By: Robert Zeigler, President, APS Board of Directors
Many of us, especially if we were introduced to stamps as children, began by collecting more or less randomly. We depended on what mom and dad and the mailman brought us, and what friends and relatives shared —used United States stamps, mostly.
As we grew, we learned that by marshalling our nickels and dimes, we could obtain little packets of stamps from far-off countries with exotic names. Contemplating those stamps from distant lands and times, we discovered a bit more about them. Our world expanded accordingly.
After we learned of people in places beyond our borders using stamps to send mail as we did, many of us responded by beginning to chase the whole world of stamps. As we matured further, however, it became apparent to us that pursuing the planet’s philately was a colossal task without end — without even any actual possibility of completion. Furthermore, the effort was far beyond the limitations imposed by our youthful resources. For most, dreams of becoming the next “World’s Greatest Stamp Collector” flickered and faded away with time.
We kept collecting, but narrowed our field of interest to what we found most rewarding. Often, we focused on a group of nations, even a single country. Even so, we risked finding that in the case of a place with lots of people and mail, completion was still all but impossible.
Collecting every stamp ever issued is an unending challenge akin to an endless climb up a forbidding mountain. This intimidates completists.
This is why, frequently, we would keep tightening our philatelic focus. We would concentrate of a period of time, or a political movement, an historical event, a region, state or city, or some other smaller slice of that majestic world of stamps.
Specialization in philately, as in anything else, has pluses and minuses. Some have voiced a real concern that they will come to know more and more about less and less until they know almost everything about nearly nothing at all! Is this actually preferable to chasing the world and learning a tiny bit about such a wide field that it is hard to keep anything straight?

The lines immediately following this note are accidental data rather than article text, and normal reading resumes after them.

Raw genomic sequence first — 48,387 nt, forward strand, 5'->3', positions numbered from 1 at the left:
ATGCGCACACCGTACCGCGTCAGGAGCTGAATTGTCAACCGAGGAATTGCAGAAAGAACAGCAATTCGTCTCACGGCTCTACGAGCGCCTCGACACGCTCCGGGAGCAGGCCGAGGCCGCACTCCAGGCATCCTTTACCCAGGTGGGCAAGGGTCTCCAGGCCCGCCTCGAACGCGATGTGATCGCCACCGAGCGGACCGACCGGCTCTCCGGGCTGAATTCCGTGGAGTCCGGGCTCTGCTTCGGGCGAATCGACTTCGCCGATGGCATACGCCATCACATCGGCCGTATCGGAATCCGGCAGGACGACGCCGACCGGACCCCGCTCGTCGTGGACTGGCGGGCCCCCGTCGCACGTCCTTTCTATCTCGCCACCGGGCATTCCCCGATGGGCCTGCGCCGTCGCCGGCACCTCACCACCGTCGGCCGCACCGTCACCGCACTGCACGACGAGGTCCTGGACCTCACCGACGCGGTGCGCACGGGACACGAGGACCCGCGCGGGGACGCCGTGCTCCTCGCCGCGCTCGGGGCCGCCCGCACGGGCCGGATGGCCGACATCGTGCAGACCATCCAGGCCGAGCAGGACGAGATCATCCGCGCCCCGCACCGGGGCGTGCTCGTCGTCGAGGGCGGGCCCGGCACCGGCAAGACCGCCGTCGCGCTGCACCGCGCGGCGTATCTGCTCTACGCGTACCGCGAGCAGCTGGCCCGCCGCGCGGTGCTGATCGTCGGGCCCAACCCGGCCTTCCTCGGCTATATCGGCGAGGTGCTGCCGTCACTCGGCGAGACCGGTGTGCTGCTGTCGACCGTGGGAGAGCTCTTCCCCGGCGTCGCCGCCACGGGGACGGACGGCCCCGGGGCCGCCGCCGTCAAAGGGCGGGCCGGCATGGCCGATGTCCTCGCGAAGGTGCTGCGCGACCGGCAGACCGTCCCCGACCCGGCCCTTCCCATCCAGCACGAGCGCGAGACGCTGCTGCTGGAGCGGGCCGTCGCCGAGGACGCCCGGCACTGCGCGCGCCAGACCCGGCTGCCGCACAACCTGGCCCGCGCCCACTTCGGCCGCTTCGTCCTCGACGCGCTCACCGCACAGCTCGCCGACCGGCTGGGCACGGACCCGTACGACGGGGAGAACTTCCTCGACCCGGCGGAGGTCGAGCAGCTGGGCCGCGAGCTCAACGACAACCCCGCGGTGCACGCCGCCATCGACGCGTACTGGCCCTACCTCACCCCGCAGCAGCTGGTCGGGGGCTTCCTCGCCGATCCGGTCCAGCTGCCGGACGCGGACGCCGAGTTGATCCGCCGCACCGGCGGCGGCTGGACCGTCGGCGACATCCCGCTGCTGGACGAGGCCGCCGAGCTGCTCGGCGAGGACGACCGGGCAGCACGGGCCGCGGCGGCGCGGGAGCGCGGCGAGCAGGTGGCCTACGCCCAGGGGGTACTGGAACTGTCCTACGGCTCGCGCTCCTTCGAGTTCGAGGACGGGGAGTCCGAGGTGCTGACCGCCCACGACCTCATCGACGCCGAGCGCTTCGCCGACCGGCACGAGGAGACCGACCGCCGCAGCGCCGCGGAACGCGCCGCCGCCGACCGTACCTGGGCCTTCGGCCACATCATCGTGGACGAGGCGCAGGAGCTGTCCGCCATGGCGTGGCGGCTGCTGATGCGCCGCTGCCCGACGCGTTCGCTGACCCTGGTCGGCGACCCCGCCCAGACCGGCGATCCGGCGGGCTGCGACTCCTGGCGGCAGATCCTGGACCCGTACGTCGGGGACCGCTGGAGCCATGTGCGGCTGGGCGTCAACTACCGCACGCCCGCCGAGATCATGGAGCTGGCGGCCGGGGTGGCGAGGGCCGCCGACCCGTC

Ultra-specialized collecting poses its own challenges, including the shrinking sensation that you're collecting stamps through an electron microscope.
Yet one of the delights of philately is that those who stick with the hobby long enough usually work out the dilemma of completist versus specialist for themselves, becoming comfortable with its virtues as well as its occasional drawbacks. Luff Award and 2011 Champion of Champions Award winner John H. Barwis showed how he successfully applied this to his own collecting interests in his brief and commendable article “Expanding by Contracting,” which you will find in our August issue of The American Philatelist (page 736).
Each decision we make and every new piece of information we acquire in philately pushes us toward new knowledge and fresh frontiers. If we choose Russia or France, or any other stamp-issuing entity for that matter, we will likely learn more about the languages, peoples and heritage of those countries. We’ll also learn the complexities of collecting them, the many back streets and boulevards of their philatelic neighborhoods utterly unknown to outsiders.
Even if you go back to your beginning as a youngster, soaking U.S. stamps off the mail the postman brought, there’s a lifetime of pleasure to be had. The history, geography and sheer variety of this vast country—and the vital roles these all have played in shaping our stamps and postal history—can keep you learning and enjoying your stamps for a lifetime.
Editor's Note: The column was published in the September 2019 issue of the American Philatelist. We will be posting the columns of APS executives on this website to provide updates about American Philatelic Society. Membership information is available through this link.
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